Vignette: 1¢ - G.F.C. Smillie · 2¢-10¢ - Marcus Baldwin and Lyman F. Ellis
Frame: 1¢ - Robert Ponickau · 2¢-10¢ - Marcus Baldwin and Lyman F. Ellis
Lettering and Numerals: Lyman F. Ellis
The Pan-American Exposition Stamps of 1901
As with the Columbian and Trans-Mississippi Exposition stamps that preceded them and as with
many of the "commemorative" sets issued in the following decades, the Pan-American stamps were issued to
promote an exposition, not to commemorate anything. The term "commemorative" is somewhat misleading,
most of our early commemorative stamps may just as well be referred to as promotional stamps.
To get around the law prohibiting the use of advertisements on U.S. postage stamps, "Commemorative Series, 1901"
was placed on each stamp, rather than the name of the exposition itself. The inability to advertise
directly, in part, gave rise to a variety of Pan-American Exposition cancellations promoting and
providing souvenirs for the event. Many of the cancellations and covers bearing these cancellations are
very collectible today.
The designs of the frames of the Pan-American stamps are quite large in comparison to the size of the stamps themselves and
well-centered copies bring quite a premium. Straight-edges may occur at either the top or bottom of the stamps and
care must be taken to insure that the stamp has not been reperforated to make a fully perforated well-centered stamp.
Fortunately, there were no straight-edges at left or right, but even then the stamp may have been reperforated to hide a
flaw, the point being that special care must be taken when examining a well-centered Pan-American stamp, particularly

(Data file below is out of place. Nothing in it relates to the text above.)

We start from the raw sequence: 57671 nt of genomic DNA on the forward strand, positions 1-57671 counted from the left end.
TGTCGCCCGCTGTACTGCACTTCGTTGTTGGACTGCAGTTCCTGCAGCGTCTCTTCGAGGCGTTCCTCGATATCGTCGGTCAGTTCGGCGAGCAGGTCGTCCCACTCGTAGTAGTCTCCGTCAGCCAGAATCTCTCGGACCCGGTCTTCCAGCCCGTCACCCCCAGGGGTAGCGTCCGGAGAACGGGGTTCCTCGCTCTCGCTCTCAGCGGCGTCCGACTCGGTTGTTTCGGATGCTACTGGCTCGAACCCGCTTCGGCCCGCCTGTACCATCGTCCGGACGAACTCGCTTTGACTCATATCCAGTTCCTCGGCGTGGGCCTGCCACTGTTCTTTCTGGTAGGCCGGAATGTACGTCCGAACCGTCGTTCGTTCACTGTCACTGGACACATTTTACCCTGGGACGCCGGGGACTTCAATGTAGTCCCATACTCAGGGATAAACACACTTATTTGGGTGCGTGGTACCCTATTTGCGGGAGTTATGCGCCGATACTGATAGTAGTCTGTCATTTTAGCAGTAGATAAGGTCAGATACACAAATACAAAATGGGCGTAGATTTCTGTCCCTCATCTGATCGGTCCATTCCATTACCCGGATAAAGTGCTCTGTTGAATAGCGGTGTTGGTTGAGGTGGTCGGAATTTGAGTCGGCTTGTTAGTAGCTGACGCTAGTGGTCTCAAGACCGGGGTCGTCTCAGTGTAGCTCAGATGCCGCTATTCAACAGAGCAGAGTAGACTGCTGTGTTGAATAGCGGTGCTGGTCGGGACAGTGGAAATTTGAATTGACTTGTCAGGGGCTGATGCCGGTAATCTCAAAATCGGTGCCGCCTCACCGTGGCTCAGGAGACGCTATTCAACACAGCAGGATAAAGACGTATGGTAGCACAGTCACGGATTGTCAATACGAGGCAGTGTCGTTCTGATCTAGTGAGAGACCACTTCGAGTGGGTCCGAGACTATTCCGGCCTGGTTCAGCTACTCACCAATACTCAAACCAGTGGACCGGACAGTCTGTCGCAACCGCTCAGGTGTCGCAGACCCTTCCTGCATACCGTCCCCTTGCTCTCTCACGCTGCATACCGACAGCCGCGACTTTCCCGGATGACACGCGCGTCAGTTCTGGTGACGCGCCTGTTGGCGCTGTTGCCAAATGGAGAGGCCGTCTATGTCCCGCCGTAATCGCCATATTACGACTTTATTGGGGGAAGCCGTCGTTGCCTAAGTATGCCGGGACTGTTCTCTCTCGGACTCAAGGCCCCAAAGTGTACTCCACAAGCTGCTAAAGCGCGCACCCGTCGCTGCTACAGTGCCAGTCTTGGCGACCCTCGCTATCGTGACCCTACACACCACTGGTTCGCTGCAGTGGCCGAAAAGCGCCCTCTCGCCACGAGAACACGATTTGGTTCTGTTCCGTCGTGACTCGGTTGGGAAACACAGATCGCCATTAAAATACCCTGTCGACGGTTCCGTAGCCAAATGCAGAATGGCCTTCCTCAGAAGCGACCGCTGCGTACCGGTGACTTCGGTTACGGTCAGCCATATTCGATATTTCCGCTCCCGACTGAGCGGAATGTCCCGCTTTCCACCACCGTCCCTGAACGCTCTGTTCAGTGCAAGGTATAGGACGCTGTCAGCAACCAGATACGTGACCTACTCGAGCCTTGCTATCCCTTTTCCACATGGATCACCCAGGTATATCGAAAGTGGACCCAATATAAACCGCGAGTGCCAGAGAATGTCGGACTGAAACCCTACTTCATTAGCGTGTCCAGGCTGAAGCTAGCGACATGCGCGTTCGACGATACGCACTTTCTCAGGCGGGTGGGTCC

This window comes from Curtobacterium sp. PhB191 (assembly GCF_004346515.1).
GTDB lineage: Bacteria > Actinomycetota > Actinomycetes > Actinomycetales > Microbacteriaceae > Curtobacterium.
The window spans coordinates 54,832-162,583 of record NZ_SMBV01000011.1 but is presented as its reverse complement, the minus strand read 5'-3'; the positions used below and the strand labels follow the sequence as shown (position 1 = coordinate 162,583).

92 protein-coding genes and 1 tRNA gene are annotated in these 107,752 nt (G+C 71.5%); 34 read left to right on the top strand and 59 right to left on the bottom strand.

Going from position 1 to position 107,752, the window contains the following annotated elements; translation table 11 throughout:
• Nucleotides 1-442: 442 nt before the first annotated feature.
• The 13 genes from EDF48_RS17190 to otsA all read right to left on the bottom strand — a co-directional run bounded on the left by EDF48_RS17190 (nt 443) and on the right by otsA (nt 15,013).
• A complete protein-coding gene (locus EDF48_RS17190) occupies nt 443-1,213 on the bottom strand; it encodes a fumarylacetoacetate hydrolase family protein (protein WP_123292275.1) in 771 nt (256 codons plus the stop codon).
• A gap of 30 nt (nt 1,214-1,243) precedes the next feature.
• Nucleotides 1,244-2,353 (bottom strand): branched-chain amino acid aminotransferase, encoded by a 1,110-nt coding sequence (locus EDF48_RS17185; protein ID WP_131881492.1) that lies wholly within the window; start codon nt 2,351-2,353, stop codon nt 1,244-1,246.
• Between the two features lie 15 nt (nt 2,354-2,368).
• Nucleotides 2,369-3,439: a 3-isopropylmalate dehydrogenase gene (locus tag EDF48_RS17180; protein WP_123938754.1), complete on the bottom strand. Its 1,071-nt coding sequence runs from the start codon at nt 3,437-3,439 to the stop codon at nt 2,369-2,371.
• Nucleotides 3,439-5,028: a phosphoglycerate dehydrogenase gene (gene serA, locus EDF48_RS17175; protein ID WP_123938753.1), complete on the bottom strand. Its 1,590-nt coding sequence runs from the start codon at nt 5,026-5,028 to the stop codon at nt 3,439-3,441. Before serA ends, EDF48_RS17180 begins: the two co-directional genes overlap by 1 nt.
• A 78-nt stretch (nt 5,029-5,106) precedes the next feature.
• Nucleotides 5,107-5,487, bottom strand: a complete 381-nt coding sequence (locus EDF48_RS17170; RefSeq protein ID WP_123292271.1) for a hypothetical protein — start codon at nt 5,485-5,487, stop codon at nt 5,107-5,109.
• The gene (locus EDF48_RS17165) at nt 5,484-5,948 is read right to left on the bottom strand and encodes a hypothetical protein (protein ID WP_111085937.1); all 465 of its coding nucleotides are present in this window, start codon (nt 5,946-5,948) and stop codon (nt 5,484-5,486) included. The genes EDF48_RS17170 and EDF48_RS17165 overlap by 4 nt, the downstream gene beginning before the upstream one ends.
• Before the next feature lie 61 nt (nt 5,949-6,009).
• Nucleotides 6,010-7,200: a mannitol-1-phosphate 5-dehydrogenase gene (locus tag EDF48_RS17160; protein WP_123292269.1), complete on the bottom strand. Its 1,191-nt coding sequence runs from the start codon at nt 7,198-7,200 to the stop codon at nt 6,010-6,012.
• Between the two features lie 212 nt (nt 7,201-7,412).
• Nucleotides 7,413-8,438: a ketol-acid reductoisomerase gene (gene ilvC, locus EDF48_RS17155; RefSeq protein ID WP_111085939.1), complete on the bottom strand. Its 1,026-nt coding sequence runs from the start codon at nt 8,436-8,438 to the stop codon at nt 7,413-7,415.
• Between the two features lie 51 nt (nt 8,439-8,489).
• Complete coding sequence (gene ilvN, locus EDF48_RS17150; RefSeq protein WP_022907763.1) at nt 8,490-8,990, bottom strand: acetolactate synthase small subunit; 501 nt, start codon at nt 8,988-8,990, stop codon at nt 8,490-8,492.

at top and bottom.
It is interesting to note that no less than half the stamps have "FAST" in the title and a fourth,
has "AUTOMOBILE", although not yet reaching the distinction of being "fast", all signifying the role that
increased speed would play in the delivery of goods driving the burgeoning economy. Opening in Buffalo, New York
on May 1, 1901, the Pan American Exposition and World's Fair high-lighted technical achievement and the role it would play in
America's future as the twentieth century began.
The 1¢ Fast Lake Navigation
The one cent stamp portrays the steamship "City of Alpena" which operated along the Great
Lakes. The stamp was printed in two steps, first the vignette, the illustration of the steamship, was printed in black and then the
frame surrounding it was printed in green. Since it was difficult for the printer to place the sheets in exactly the correct position for the frame to be
printed perfectly centered, some misregistration was to be expected. In fact, the ship may appear nearly anywhere in the frame, leading
to highly collectible items such as "fast", "slow" and "sinking" ship varieties.
But the most collectible variety is the one in which the frame was actually printed upside down! These are known to
collectors as "inverted centers" and are highly sought after.
The 2¢ Fast Express
The two cent stamp portrays the "Empire State Express" out of the New York Central and Hudson
River Railroads. Politics played a key role in the choice of the design, honoring a New York
commercial venture. As with the one cent stamp, misregistration of the vignette was widespread, in fact more so on the two cent than